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NASCAR’s Busch, Allmendinger split on Indy 500 return

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The two most recent drivers from the NASCAR Sprint Cup Series to have crossed over to the Indianapolis 500 are at odds over whether they’ll race it again.

Kurt Busch hasn’t said no to a 2016 Indy 500 appearance, while AJ Allmendinger definitively has on Tuesday during NASCAR’s Daytona 500 Media Day.

Busch, the 2014 Indianapolis 500 rookie-of-the-year, finished sixth in the first leg of what was supposed to be an 1,100-mile double between Indianapolis and the Coca-Cola 600 in Charlotte.

He said he’ll know more by March, once NASCAR heads West to Phoenix, Las Vegas and Auto Club Speedway, whether he’ll be making an encore appearance.

“We’re at Daytona and we’re all focused on Daytona,” Busch told reporters during Daytona 500 Media Day in Daytona.

“I think once we get through Atlanta and that ‘NASCAR Goes West’ tour, that will give a better indication on if I’m going to run Indy this year.”

Busch ran the Indianapolis 500 with Andretti Autosport in 2014.

Andretti traditionally adds at least one car to its Indianapolis 500 roster and Busch was the fifth car for the team that year, along with Andretti’s then-full season quartet of Ryan Hunter-Reay, Marco Andretti, Carlos Munoz and James Hinchcliffe.

It was a rare occasion where although Busch drives a Chevrolet in Sprint Cup for Stewart-Haas Racing, he drove a Honda for Andretti at the Indianapolis 500.

Allmendinger returned to open-wheel in 2013 with Team Penske after a seven-year hiatus, and led laps and finished seventh in the Indianapolis 500.

But he said Tuesday he is categorically against any return to open-wheel until the cars adopt some sort of closed cockpit protection, canopy or otherwise.

Asked whether he’d want to race to race the ‘500 again, Allmendinger told assembled reporters, “No. The moment Justin Wilson passed away is the moment I said, never again.

“The only way I’d do it is if they put a closed cockpit over the car, and tested it, and thought that was a good direction for safety. But, no.”

Further comments from Allmendinger are linked here, via Motorsport.com.

Wilson, 37, was killed last August at Pocono Raceway during IndyCar’s most recent 500-mile race. He was IndyCar’s first fatality since Dan Wheldon at Las Vegas in October, 2011.

 

Helio Castroneves ‘hustling’ for IndyCar, IMSA rides; talking with four to five teams

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As his season gathers steam, Helio Castroneves said his prospects for finding new rides for 2021 in IMSA and IndyCar also are gaining momentum.

The three-time Indianapolis 500 winner said Monday he is optimistic about landing in either or perhaps a combination of both series when Team Penske and Acura end their DPi partnership after this season.

“A lot of people I spoke with, four to five teams, are interested,” Castroneves said. “Whether it’s doing Indy 500 only, whether it’s pushing to do full time or do the sports cars as well. It’s been a very nice conversation.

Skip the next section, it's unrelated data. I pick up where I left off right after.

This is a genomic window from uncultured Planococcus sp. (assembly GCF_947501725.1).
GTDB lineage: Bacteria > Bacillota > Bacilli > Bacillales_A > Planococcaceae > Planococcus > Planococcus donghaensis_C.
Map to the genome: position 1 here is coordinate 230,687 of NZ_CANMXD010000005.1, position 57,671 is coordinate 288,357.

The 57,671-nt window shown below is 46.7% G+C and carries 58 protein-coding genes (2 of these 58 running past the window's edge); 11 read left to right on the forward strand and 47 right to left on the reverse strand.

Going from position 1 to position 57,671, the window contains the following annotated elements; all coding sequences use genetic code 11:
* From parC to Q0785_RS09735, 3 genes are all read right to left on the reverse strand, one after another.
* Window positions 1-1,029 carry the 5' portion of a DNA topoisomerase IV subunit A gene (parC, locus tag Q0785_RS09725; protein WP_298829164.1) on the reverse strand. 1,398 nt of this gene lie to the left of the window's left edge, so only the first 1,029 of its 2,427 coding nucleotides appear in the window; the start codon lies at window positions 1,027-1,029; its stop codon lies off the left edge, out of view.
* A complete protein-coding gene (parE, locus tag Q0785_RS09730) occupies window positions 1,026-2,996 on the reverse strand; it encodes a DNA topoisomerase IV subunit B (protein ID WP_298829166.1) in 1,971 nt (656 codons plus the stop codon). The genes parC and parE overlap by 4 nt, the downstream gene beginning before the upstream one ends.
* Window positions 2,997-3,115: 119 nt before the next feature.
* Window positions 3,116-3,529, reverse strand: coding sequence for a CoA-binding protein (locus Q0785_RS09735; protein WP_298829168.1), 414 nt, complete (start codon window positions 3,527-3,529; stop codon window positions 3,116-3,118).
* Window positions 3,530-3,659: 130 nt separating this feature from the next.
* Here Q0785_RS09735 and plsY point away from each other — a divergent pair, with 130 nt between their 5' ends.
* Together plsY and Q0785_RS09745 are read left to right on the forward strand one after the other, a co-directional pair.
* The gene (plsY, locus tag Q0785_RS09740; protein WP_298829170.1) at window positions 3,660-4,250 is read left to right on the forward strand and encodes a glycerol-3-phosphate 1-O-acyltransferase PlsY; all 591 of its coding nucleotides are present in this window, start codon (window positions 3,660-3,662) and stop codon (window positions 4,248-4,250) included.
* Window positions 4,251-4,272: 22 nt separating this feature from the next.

LOOKING AHEADTeam Penske drivers seeking new rides for 2021

“I have a lot of respect for all the teams that have been talking, and I feel the same feedback. We just have to wait for their (sponsor) connections, and I’m also looking for some connections on my side as well, so hopefully we’ll be able to put this together and get something very soon.”

Given two decades of success with Penske in IndyCar and IMSA, Castroneves’ resume hardly needs burnishing. But the Brazilian has combined with co-driver Ricky Taylor in the No. 7 Acura DPi to win the past two overall victories at Road America and Michelin Raceway Road Atlanta.

But Castroneves, who doesn’t have a manager, said he has been working the phones hard rather than wait for the strong results to bring in the calls.

“At this point, I feel like I’m the one who needs to be talking to them because people need to know I want to continue racing and understand my desire,” Castroneves, 45, said. “There is opportunity, no question, in both (IndyCar and IMSA), which I’m really happy about it. However, because of the COVID-19, a lot of things sometimes have to be a little delayed. But I’m excited. Whatever the opportunity and whatever destiny guides me, whether IndyCar or sports cars, trust me I’ll be as happy as it could be and doing my 100 percent like I always did.

“It’s like politics, you need to be out there, good news or bad news. People have to make notice of your presence. I’m hustling. I want to continue to keep it going. Hopefully, we’ll have good news very soon.”

The news has been all good lately on track for Castroneves and Taylor, who hope to continue their run Sunday at Mid-Ohio Sports Car Course.

The No. 6 duo has surged to sixth in the IMSA WeatherTech SportsCar Championship standings, 10 points out of the lead with four races remaining. After thinking there was “no hope” to be competitive after opening the season with three consecutive poor finishes, Taylor now sees an opportunity for a happy ending.

“With the program going away, Helio has won all the big races and given so much back to the team and left such a mark, he’s really part of Penske history,” Taylor said. “For me, it’s been an opportunity of a lifetime to be a part of it. I’d like to leave my little mark as well. Helio has won everything except for a championship.

“Obviously, we’ve won races already together, but we can win a championship now. I think if both of us can do that together and both win our first championship for ‘The Captain,’ that would be an absolute dream come true, and we can tie a bow on it and be happy.”